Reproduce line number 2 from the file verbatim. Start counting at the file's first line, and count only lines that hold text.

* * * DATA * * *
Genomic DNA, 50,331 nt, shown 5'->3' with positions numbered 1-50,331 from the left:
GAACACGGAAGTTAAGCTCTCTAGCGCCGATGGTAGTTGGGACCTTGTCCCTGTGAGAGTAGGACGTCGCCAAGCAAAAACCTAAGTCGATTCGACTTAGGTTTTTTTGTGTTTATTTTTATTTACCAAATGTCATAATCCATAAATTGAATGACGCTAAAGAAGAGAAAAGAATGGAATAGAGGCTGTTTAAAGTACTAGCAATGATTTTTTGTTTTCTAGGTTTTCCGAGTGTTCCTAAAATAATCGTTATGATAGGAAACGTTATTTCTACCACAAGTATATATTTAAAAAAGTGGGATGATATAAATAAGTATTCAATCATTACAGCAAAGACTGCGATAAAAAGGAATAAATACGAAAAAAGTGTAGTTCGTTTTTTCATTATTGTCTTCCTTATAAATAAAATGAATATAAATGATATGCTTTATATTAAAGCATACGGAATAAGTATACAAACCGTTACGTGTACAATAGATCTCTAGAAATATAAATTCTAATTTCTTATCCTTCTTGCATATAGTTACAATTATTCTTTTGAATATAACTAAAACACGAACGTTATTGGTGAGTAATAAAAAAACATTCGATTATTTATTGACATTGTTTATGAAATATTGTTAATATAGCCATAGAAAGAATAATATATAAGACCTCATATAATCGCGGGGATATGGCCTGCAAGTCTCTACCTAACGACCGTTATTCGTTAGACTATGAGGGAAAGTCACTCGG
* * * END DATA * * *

GAACACGGAAGTTAAGCTCTCTAGCGCCGATGGTAGTTGGGACCTTGTCCCTGTGAGAGTAGGACGTCGCCAAGCAAAAACCTAAGTCGATTCGACTTAGGTTTTTTTGTGTTTATTTTTATTTACCAAATGTCATAATCCATAAATTGAATGACGCTAAAGAAGAGAAAAGAATGGAATAGAGGCTGTTTAAAGTACTAGCAATGATTTTTTGTTTTCTAGGTTTTCCGAGTGTTCCTAAAATAATCGTTATGATAGGAAACGTTATTTCTACCACAAGTATATATTTAAAAAAGTGGGATGATATAAATAAGTATTCAATCATTACAGCAAAGACTGCGATAAAAAGGAATAAATACGAAAAAAGTGTAGTTCGTTTTTTCATTATTGTCTTCCTTATAAATAAAATGAATATAAATGATATGCTTTATATTAAAGCATACGGAATAAGTATACAAACCGTTACGTGTACAATAGATCTCTAGAAATATAAATTCTAATTTCTTATCCTTCTTGCATATAGTTACAATTATTCTTTTGAATATAACTAAAACACGAACGTTATTGGTGAGTAATAAAAAAACATTCGATTATTTATTGACATTGTTTATGAAATATTGTTAATATAGCCATAGAAAGAATAATATATAAGACCTCATATAATCGCGGGGATATGGCCTGCAAGTCTCTACCTAACGACCGTTATTCGTTAGACTATGAGGGAAAGTCACTCGG